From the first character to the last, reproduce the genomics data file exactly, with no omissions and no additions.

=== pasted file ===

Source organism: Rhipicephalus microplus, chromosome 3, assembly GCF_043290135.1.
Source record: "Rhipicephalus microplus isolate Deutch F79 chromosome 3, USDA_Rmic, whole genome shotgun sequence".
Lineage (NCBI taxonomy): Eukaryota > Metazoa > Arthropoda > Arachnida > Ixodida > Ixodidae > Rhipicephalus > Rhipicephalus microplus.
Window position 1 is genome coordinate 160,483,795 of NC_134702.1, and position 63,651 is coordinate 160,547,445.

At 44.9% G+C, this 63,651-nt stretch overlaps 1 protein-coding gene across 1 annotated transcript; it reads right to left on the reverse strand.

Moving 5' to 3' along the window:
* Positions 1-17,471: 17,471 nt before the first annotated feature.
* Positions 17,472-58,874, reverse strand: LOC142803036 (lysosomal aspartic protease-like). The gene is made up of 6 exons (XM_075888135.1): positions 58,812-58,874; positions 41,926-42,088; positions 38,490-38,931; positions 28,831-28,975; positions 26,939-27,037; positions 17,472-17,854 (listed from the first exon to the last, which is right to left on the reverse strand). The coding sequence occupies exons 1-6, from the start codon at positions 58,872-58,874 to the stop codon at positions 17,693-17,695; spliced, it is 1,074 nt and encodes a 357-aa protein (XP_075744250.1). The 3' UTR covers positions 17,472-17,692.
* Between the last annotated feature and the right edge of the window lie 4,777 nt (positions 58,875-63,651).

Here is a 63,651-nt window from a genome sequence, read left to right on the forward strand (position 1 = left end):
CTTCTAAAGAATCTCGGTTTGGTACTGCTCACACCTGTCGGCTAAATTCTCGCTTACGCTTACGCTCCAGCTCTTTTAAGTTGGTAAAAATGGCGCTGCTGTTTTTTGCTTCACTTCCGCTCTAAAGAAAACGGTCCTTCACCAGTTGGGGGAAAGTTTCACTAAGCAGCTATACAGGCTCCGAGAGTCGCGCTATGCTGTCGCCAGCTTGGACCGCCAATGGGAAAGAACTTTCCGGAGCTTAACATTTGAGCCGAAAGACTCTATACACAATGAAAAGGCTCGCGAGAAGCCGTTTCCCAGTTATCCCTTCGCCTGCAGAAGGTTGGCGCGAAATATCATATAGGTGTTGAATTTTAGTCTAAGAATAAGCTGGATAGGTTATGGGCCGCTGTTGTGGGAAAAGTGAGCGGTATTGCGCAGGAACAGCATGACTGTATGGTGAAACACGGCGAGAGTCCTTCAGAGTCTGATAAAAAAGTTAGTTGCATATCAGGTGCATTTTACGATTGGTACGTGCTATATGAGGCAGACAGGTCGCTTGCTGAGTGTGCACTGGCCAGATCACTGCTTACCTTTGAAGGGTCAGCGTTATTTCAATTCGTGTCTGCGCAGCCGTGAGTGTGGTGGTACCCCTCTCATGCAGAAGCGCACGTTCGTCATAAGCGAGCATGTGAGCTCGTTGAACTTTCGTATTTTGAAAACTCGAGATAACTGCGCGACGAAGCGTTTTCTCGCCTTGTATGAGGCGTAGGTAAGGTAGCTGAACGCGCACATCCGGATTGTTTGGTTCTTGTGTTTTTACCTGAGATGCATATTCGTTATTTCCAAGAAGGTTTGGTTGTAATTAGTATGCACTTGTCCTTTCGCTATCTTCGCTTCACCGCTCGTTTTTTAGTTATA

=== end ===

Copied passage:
Source organism: Rhipicephalus microplus, chromosome 3, assembly GCF_043290135.1.
Source record: "Rhipicephalus microplus isolate Deutch F79 chromosome 3, USDA_Rmic, whole genome shotgun sequence".
Lineage (NCBI taxonomy): Eukaryota > Metazoa > Arthropoda > Arachnida > Ixodida > Ixodidae > Rhipicephalus > Rhipicephalus microplus.
Window position 1 is genome coordinate 160,483,795 of NC_134702.1, and position 63,651 is coordinate 160,547,445.

At 44.9% G+C, this 63,651-nt stretch overlaps 1 protein-coding gene across 1 annotated transcript; it reads right to left on the reverse strand.

Moving 5' to 3' along the window:
* Positions 1-17,471: 17,471 nt before the first annotated feature.
* Positions 17,472-58,874, reverse strand: LOC142803036 (lysosomal aspartic protease-like). The gene is made up of 6 exons (XM_075888135.1): positions 58,812-58,874; positions 41,926-42,088; positions 38,490-38,931; positions 28,831-28,975; positions 26,939-27,037; positions 17,472-17,854 (listed from the first exon to the last, which is right to left on the reverse strand). The coding sequence occupies exons 1-6, from the start codon at positions 58,872-58,874 to the stop codon at positions 17,693-17,695; spliced, it is 1,074 nt and encodes a 357-aa protein (XP_075744250.1). The 3' UTR covers positions 17,472-17,692.
* Between the last annotated feature and the right edge of the window lie 4,777 nt (positions 58,875-63,651).

Here is a 63,651-nt window from a genome sequence, read left to right on the forward strand (position 1 = left end):
CTTCTAAAGAATCTCGGTTTGGTACTGCTCACACCTGTCGGCTAAATTCTCGCTTACGCTTACGCTCCAGCTCTTTTAAGTTGGTAAAAATGGCGCTGCTGTTTTTTGCTTCACTTCCGCTCTAAAGAAAACGGTCCTTCACCAGTTGGGGGAAAGTTTCACTAAGCAGCTATACAGGCTCCGAGAGTCGCGCTATGCTGTCGCCAGCTTGGACCGCCAATGGGAAAGAACTTTCCGGAGCTTAACATTTGAGCCGAAAGACTCTATACACAATGAAAAGGCTCGCGAGAAGCCGTTTCCCAGTTATCCCTTCGCCTGCAGAAGGTTGGCGCGAAATATCATATAGGTGTTGAATTTTAGTCTAAGAATAAGCTGGATAGGTTATGGGCCGCTGTTGTGGGAAAAGTGAGCGGTATTGCGCAGGAACAGCATGACTGTATGGTGAAACACGGCGAGAGTCCTTCAGAGTCTGATAAAAAAGTTAGTTGCATATCAGGTGCATTTTACGATTGGTACGTGCTATATGAGGCAGACAGGTCGCTTGCTGAGTGTGCACTGGCCAGATCACTGCTTACCTTTGAAGGGTCAGCGTTATTTCAATTCGTGTCTGCGCAGCCGTGAGTGTGGTGGTACCCCTCTCATGCAGAAGCGCACGTTCGTCATAAGCGAGCATGTGAGCTCGTTGAACTTTCGTATTTTGAAAACTCGAGATAACTGCGCGACGAAGCGTTTTCTCGCCTTGTATGAGGCGTAGGTAAGGTAGCTGAACGCGCACATCCGGATTGTTTGGTTCTTGTGTTTTTACCTGAGATGCATATTCGTTATTTCCAAGAAGGTTTGGTTGTAATTAGTATGCACTTGTCCTTTCGCTATCTTCGCTTCACCGCTCGTTTTTTAGTTATA